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dc.contributor.advisorDayomi, Matthew A.
dc.creatorRamparsad, Sireena.
dc.date.accessioned2017-06-21T08:01:58Z
dc.date.available2017-06-21T08:01:58Z
dc.date.created2015
dc.date.issued2015
dc.identifier.urihttp://hdl.handle.net/10413/14618
dc.descriptionMasters in Town and Regional Planning. University of KwaZulu-Natal, Howard College 2015.en_US
dc.description.abstractThere is a growing concern in urban growth management as cities around the world are rapidly becoming [or have become] urbanized. Placed within the context of sustainable urban form and development, this study demonstrates the implementation of planned local development corridor initiatives using the Bellair Road Development Corridor case study. The main aim is to explore the factors responsible for influencing the extent to which the corridor is achieving its objectives. Using research methods such as interviews, observation, land use surveys, statistics and secondary data, it was found that the Bellair Road Development corridor is complex with various facets of land use and transportation planning. All these aspects need to function in cohesion to reach initial objectives. Also, changing local dynamics influence the functionality of a corridor which may alter the status quo, hence constant monitoring and evaluation is imperative. Importantly, it was found that management and market forces play a major role in the corridor reaching its objectives. This is true especially when the private sector is incorporated. While the initial anticipation was for the area to progress to a mixed income environment to support economic activity, this has not been attained. Market forces and affordability have kept business slow and crime is driving away private sector investment. While in certain instances there is interest from private sector to purchase property, this is hampered by lack of registered land which needs township registers to be opened and land to be consolidated and subdivided to be sold via public tender. Other land related issues include land invasion and the pressing needs to provide homes to an ever increasing informal settlement. Business support is available to aid small business in the area. Here an important lesson is learnt, while infrastructure and access to services is made available, in such a context, there needs to be further assistance to would-be investors. The lack of suitable trip attractions along the corridor/activity street creates a poor number of people spending their money within the local area and travel outside to obtain goods and services. Road/street upgrades and links are needed to de-isolated the community and accelerate integration with other areas. The attractiveness of the corridor is also poor with an unkempt natural environment, pollution and increased informality, which drives investors away. A common vision and integration of different actors is a key factor towards the positive implementation of this initiative. It was also found that the development corridor concept and principles exhibit sustainable urban form. Also, within South Africa, there is a widespread consensus on the positive impacts of the corridor for integration and sustainable resource allocation as seen through local and regional policies and strategic frameworks.en_US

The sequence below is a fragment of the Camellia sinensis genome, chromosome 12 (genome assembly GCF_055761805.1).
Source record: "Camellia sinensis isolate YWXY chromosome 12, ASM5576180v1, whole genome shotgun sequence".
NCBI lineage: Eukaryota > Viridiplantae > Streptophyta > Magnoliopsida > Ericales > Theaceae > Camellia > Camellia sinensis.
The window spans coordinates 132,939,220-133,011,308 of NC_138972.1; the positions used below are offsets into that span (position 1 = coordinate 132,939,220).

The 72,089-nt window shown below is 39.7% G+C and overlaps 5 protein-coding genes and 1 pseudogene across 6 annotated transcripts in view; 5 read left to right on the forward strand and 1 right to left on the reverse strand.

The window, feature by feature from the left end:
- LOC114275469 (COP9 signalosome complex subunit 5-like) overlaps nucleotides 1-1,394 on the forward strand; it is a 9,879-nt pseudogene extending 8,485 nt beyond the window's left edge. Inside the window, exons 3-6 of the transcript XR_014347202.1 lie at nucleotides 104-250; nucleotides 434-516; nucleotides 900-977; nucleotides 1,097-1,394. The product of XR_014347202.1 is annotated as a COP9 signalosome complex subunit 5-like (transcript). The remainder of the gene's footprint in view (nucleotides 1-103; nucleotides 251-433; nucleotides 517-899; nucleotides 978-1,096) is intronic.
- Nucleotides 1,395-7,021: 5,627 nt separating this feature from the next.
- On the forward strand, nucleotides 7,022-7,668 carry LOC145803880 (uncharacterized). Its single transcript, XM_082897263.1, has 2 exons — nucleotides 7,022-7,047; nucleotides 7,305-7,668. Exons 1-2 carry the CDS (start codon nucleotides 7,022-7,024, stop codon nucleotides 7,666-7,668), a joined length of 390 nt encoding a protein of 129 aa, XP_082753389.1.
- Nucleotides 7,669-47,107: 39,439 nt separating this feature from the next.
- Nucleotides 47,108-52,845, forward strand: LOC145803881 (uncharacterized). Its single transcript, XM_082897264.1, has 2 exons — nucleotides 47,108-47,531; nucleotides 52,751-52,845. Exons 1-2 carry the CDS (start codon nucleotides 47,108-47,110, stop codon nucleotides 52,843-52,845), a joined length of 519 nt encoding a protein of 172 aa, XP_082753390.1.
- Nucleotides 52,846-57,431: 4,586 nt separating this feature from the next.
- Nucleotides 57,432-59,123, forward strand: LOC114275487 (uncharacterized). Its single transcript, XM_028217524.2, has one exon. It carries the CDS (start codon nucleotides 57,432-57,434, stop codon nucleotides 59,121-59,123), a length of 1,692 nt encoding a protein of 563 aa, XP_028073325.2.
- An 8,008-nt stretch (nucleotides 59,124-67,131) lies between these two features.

dc.language.isoen_ZAen_US
dc.subjectUrbanization -- South Africa -- Durban.en_US
dc.subjectSustainable urban development -- South Africa -- Durban.en_US
dc.subjectCities and towns -- South Africa -- Durban -- Growth.en_US
dc.subjectTheses -- Town and regional planning.en_US
dc.subjectBellair Road Development.en_US
dc.subjectCator Manor.en_US
dc.titlePlanned, local development corridors within eThekwini Municipality : the case of Bellair Road Development corridor, Cator Manor, Durban.en_US
dc.typeThesisen_US


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